Article Abstract

The combined administration of vancomycin IV, standard prophylactic antibiotics, and vancomycin powder in spinal instrumentation surgery: does the routine use affect infection rates and bacterial resistance?

Authors: Howard Young Park, William Sheppard, Ryan Smith, Jiayang Xiao, Jonathan Gatto, Richard Bowen, Anthony Scaduto, Langston Holly, Daniel Lu, Duncan McBride, Arya Nick Shamie, Don Young Park


Background: Surgical site infections (SSI) poses significant risk following spinal instrumentation surgery. The 2013 North American Spine Society (NASS) Evidence-Based Clinical Guidelines found that the incidence of SSI in spine surgery ranged from 0.7–10%, with higher rates with medical comorbidities. National guidelines currently recommend first-generation cephalosporins as first line prophylaxis. Due to an increase in MRSA cases in our institution, a combined antibiotic strategy using vancomycin IV, standard prophylactic antibiotics, and vancomycin powder was implemented for all spinal instrumentation surgeries.
Methods: All spinal instrumentation surgeries performed at this institution from 2013–2016 were identified. Chart review was then performed to identify the inclusion and exclusion criteria, demographic data, diagnosis, type of surgery performed, and bacterial culture results. Rates of SSI, as defined by the Center for Disease Control (CDC), were calculated and antibiotic resistance was determined. As control, SSIs were identified and reviewed from 2010, prior to the implementation of the combined strategy.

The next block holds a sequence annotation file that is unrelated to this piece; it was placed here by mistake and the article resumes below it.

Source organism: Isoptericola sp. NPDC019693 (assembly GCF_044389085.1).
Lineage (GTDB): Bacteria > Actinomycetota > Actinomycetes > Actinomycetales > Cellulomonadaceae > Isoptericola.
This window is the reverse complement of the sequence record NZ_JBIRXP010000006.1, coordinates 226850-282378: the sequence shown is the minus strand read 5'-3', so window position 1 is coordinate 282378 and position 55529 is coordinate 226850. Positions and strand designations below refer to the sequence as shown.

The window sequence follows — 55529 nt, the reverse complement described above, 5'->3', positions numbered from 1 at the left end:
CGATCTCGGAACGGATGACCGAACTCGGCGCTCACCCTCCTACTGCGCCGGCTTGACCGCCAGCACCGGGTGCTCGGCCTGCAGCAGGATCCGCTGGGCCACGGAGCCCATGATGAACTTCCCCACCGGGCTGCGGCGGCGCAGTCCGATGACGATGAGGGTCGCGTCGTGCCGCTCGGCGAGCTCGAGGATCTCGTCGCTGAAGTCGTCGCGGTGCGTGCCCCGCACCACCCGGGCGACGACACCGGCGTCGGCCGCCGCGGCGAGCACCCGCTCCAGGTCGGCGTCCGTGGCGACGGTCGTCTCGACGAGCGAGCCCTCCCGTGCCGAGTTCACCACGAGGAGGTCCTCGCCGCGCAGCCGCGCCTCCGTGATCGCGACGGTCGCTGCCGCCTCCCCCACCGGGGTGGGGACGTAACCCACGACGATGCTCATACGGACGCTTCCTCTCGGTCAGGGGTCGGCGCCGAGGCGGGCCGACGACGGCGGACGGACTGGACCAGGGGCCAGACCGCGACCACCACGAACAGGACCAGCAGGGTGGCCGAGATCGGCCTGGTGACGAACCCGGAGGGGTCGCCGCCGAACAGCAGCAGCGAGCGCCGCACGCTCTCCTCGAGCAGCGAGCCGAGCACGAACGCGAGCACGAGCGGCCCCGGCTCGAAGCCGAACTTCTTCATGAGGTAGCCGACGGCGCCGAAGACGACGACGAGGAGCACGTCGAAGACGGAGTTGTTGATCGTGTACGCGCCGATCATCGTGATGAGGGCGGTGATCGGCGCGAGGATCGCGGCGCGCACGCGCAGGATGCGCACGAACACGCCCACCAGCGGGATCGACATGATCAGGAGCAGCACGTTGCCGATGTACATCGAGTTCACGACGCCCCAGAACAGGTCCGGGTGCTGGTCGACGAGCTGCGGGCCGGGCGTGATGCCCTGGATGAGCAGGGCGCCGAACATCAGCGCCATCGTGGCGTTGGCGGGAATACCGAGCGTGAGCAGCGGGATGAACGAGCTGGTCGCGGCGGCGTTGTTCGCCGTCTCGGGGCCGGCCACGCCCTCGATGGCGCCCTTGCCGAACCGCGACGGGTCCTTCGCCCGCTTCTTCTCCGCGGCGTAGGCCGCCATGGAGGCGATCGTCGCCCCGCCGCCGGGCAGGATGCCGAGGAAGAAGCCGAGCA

Results: One thousand and seventy four subjects were identified in the combined cohort. Mean age was 52.3 years, 540 males (50.2%), 534 females (49.8%). There were 960 primary surgeries (89.4%), 114 cases revision surgeries (10.6%). Cervical myelopathy (27.9%), lumbar stenosis (16.2%), lumbar spondylolisthesis (14.0%), and scoliosis (pediatric and adult)/deformity (13.7%) were leading diagnoses. The standard prophylactic antibiotic was cefazolin IV in 524 cases (48.8%), gentamicin IV in 526 cases (49.0%), vancomycin powder was used in 72.3% of cases. Four SSI cases out of 1,074 were identified (0.37%), 3 deep and 1 superficial, with no antibiotic resistance. In the control group, there were 11 infections of 892 cases (1.23%). There were significantly lower rates of SSI in the combined group versus control (P=0.05).
Conclusions: The combined antibiotic strategy led to low SSI rates in this retrospective case control study. Limitations of this study include retrospective design and small sample size. A large multicenter randomized clinical trial may provide further insight in the effectiveness of this strategy. Level of evidence 3. Clinical relevance: the combined antibiotic protocol may be considered in institutions with concern for SSI and methicillin resistant infections associated with spinal instrumentation surgeries.

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